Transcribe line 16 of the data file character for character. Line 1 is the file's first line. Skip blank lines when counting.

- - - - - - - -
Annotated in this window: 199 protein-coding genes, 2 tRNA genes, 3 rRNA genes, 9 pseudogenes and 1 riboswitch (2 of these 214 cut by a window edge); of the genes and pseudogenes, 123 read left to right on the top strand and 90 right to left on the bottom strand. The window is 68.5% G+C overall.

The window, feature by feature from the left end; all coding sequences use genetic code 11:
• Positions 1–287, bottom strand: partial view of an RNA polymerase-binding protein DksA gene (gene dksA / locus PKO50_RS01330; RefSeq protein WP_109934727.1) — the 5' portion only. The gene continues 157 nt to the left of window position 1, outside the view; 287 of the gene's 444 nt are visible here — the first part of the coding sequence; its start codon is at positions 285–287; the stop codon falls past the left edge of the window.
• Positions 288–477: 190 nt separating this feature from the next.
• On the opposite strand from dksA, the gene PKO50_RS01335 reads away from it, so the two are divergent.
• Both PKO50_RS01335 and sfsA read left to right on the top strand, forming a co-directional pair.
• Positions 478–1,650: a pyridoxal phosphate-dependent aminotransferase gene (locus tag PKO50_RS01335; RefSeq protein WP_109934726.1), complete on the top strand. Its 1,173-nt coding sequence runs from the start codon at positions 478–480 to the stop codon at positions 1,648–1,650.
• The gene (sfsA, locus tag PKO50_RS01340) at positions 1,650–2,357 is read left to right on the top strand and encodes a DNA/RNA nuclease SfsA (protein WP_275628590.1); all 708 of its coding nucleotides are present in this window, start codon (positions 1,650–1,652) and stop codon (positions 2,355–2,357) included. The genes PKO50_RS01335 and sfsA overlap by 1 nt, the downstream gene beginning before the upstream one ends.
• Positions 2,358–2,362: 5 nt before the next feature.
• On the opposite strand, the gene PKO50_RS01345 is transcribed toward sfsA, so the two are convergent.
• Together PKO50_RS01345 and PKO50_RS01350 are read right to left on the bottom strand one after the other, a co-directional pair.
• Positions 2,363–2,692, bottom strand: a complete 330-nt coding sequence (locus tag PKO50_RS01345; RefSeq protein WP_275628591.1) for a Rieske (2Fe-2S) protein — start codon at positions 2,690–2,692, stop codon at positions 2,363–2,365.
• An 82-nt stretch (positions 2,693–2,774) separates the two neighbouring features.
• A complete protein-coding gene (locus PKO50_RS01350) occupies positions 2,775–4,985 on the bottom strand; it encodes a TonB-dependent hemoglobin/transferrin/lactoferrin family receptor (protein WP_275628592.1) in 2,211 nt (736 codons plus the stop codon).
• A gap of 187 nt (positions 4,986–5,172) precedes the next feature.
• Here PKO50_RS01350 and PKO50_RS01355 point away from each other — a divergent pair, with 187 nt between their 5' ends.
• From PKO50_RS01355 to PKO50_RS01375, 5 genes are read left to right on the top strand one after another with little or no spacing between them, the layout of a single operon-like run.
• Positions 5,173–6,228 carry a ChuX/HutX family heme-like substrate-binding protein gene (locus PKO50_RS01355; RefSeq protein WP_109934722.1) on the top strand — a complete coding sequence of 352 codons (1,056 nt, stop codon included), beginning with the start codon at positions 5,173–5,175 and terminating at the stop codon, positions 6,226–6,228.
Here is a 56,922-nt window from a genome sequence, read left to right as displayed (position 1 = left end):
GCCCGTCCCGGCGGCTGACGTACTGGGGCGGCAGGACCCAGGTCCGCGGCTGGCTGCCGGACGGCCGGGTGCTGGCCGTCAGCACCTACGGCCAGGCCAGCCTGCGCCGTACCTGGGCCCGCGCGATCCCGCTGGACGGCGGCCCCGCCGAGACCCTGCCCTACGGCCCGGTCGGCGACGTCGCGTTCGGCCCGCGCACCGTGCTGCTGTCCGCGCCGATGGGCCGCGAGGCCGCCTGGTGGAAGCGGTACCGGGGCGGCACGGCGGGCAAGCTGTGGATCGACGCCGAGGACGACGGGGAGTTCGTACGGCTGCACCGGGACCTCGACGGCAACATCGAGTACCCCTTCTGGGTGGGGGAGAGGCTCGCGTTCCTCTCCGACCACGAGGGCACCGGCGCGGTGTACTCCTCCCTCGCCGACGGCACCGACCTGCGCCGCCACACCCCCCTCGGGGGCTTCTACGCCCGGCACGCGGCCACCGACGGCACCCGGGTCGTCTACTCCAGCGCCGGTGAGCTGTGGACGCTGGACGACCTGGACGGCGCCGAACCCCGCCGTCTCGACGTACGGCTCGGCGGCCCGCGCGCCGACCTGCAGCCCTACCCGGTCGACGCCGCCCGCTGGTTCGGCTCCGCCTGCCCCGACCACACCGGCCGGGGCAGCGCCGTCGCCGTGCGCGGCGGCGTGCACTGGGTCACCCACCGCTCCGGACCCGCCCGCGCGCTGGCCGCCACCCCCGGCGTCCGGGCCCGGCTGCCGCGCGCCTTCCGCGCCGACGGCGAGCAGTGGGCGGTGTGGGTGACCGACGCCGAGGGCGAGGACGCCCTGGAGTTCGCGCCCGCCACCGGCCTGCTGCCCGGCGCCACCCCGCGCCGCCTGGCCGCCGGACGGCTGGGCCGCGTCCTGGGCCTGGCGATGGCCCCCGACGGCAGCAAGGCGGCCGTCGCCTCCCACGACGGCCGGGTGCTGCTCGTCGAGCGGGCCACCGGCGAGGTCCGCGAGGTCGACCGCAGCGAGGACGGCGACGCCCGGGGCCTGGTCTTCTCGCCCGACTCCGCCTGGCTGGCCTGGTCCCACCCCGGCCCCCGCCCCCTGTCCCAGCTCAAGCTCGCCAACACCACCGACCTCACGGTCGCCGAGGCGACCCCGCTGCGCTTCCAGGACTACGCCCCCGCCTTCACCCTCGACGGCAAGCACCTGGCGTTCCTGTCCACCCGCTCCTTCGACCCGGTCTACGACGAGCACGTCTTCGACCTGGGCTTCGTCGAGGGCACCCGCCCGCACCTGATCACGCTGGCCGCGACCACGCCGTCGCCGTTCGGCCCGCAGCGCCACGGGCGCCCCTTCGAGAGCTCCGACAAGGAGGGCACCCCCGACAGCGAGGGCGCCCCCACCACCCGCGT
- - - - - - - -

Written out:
• Here PKO50_RS01350 and PKO50_RS01355 point away from each other — a divergent pair, with 187 nt between their 5' ends.